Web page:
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dconnor Posted:
What is the main
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which one is the
virtual number?

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Trafford Posted:
Seems like a
question. We
rely exclusively
on a Vonage system
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diazou Posted:
Hello, It's
compatible with
Android your phone
? Thanks!

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IP PBX for small business
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jeddaisg Posted:
Hi all We have
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beast321 Posted:
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tplink Posted:
Im trying to add
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adapter to my home
network. I
currently have

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Universal Service Said To Be Main Issue For Congress

Vonage In Print News

Universal Service Said To Be Main Issue For Congress To Address

December 3, 2004

By Susan Polyakova

Universal service reform is one issue Congress should address when rewriting the Telecom Act next year, a cross- industry panel agreed Thurs. at a forum sponsored by the National Journal. But speakers couldn't agree on exactly what the reform should be. They also disagreed on which other issues should go to Congress and which ones left to the FCC.

Intel Dir.-Communications Policy Peter Pitsch said most of the issues could be dealt with within the FCC, but he said there were 3 that required a legislative rewrite: Universal service, spectrum reform and "where is the market power and how you deal with it." Vonage CEO Jeff Citron said he hoped universal service and intercarrier compensation would be resolved before they go to Congress. "I think there is a possibility to have a very narrow- focused bill that would clear away many of the regulations that are no longer necessary," he said.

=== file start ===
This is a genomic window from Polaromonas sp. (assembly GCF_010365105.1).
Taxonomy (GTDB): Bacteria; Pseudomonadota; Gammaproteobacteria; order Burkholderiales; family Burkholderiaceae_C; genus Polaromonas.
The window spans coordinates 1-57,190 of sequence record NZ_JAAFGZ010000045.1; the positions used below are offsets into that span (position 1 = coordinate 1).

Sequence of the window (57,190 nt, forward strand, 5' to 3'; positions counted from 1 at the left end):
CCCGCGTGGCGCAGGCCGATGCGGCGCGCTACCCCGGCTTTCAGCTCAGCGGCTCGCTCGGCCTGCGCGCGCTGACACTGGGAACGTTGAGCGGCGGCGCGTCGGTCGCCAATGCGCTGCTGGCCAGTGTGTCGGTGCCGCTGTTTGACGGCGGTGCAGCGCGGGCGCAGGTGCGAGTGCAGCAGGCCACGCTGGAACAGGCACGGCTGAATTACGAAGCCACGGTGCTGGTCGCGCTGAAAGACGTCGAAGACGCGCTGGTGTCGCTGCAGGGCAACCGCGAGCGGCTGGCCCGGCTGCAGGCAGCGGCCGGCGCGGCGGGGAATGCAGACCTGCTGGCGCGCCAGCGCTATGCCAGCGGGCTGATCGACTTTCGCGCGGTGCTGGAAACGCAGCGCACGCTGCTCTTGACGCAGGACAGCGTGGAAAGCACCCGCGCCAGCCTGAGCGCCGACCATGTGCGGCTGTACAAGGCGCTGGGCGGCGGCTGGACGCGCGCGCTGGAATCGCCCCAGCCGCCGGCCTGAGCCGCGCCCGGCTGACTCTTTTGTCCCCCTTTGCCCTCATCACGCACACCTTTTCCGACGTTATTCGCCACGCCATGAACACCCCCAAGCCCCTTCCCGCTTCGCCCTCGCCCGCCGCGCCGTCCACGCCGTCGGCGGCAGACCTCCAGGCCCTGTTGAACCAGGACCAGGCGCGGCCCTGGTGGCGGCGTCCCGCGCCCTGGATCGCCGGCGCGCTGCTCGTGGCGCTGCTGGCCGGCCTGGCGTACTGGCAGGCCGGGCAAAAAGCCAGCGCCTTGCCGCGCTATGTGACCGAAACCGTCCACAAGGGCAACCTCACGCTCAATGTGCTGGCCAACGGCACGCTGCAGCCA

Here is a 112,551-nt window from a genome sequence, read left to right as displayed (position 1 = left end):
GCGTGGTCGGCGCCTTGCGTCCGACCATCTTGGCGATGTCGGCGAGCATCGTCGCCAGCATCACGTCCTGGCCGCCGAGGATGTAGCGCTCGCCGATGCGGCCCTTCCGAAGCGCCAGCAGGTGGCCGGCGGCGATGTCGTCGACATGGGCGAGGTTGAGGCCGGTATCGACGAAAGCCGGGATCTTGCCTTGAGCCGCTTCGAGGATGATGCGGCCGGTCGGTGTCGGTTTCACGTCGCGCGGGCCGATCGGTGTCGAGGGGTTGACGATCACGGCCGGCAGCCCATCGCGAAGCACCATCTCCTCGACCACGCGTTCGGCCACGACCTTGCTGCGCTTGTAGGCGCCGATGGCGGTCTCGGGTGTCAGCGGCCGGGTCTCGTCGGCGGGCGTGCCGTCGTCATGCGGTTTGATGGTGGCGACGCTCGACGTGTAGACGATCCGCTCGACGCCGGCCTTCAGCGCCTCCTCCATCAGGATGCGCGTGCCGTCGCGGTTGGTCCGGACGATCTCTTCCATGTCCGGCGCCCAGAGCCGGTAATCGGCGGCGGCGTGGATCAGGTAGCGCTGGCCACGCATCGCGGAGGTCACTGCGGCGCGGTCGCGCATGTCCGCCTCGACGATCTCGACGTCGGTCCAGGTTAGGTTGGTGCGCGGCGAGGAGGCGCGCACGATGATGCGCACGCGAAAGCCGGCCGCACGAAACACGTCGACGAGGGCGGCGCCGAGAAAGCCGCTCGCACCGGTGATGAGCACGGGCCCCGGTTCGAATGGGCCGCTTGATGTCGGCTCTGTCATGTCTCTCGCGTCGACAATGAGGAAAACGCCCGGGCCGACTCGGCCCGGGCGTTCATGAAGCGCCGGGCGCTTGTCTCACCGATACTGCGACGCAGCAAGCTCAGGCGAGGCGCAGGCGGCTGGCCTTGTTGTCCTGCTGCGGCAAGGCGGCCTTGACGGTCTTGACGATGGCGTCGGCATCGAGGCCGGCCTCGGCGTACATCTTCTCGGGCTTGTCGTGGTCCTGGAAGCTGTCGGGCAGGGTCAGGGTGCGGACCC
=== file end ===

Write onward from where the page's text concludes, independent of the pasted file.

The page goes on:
NAB Pres. Eddie Fritts said he hoped the Senate Committee would hold a series of town meetings across the country before Congress makes any changes to the act, and seek views from the interested parties on what should be changed. Verizon Vp- Federal Govt. Relations Peter Davidson said he expected the rewrite wouldn't be as complicated as many think and could be done within a year. "I think if this is the bill that addresses changes in technology, including universal service and broadband, [as well as] spectrum issues, that's a package that is digestible for Congress and something that [would] unleash an incredible amount of investment," he said. Comcast Vp-External Affairs Joe Waz said the main principle Congress should keep in mind when looking at the Telecom Act is "do no harm." MCI Senior Dir.-Global Policy & Planning Richard Whitt said the telecom bill next year "can be relatively small in terms of what kind of changes you are making, but with major impact." He said the legislative approach MCI had suggested was "not to get rid of [regulatory] silos necessarily, because they are going to be coexisting for many years," but "to create, at least temporarily, a separate silo for the new IP-based services and broadband networks and treat them in a highly unregulated way." He said over time, silos would become "less important" as the industry moves to the IP-based networks. "To me, [the Telecom Act rewrite] could be more of a surgical strike, rather than drastic revamping of the entire Act," he said. Pitsch said there was a need for "a competitively- neutral, technology-neutral" universal service funding mechanism. He said that could be done at the FCC, but "ideally, that would be done in the telecom rewrite. I think what we need is a system that defines a minimum level of service, and then any carrier who qualifies, can get that [funding]." Davidson said the "good news [within] bad news" was that starting in Jan., the line charge on the universal service bills is going to go up to 12% from 9%. "The bottom line is that Americans are going to see increased universal service bills starting in January and they will start calling that Capitol Hill... I am optimistic that because of the universal service and the pace of technology, Congress will take efforts to update telecom laws fairly quickly next year." "It makes me cringe when any of the folks in our industry call for fundamental reform of the telecom laws," Waz said: "After all the regulatory uncertainty we had for so long, we are finally at a point where we are getting a regulatory ability to move forward... But the universal service reform has to be done." Intercarrier compensation is another issue that needs to be resolved immediately, the speakers agreed. But their opinions differed on whether the FCC or Congress would better deal with it. "I don't think Congress is an entity equipped to deal with intercarrier compensation," Davidson said: "I really don't want 535 members debating and creating a law dealing with intercarrier compensation." But he noted there were "issues that Congress should address in terms of updating wireline rules to keep up with technology." Waz said "the unfortunate thing" about intercarrier compensation was that "there are implicit subsidies built into it... This is why I'd rather not see Congress jump right into the bridge.